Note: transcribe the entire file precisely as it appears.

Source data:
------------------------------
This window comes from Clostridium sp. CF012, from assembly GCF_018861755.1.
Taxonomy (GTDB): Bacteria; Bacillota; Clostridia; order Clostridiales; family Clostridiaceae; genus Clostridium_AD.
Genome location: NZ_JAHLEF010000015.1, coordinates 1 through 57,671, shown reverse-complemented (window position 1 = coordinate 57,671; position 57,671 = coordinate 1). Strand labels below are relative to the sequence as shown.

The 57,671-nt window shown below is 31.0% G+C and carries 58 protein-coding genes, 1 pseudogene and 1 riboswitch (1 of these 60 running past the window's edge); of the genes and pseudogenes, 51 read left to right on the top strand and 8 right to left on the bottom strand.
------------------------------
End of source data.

This window comes from Clostridium sp. CF012, from assembly GCF_018861755.1.
Taxonomy (GTDB): Bacteria; Bacillota; Clostridia; order Clostridiales; family Clostridiaceae; genus Clostridium_AD.
Genome location: NZ_JAHLEF010000015.1, coordinates 1 through 57,671, shown reverse-complemented (window position 1 = coordinate 57,671; position 57,671 = coordinate 1). Strand labels below are relative to the sequence as shown.

The 57,671-nt window shown below is 31.0% G+C and carries 58 protein-coding genes, 1 pseudogene and 1 riboswitch (1 of these 60 running past the window's edge); of the genes and pseudogenes, 51 read left to right on the top strand and 8 right to left on the bottom strand.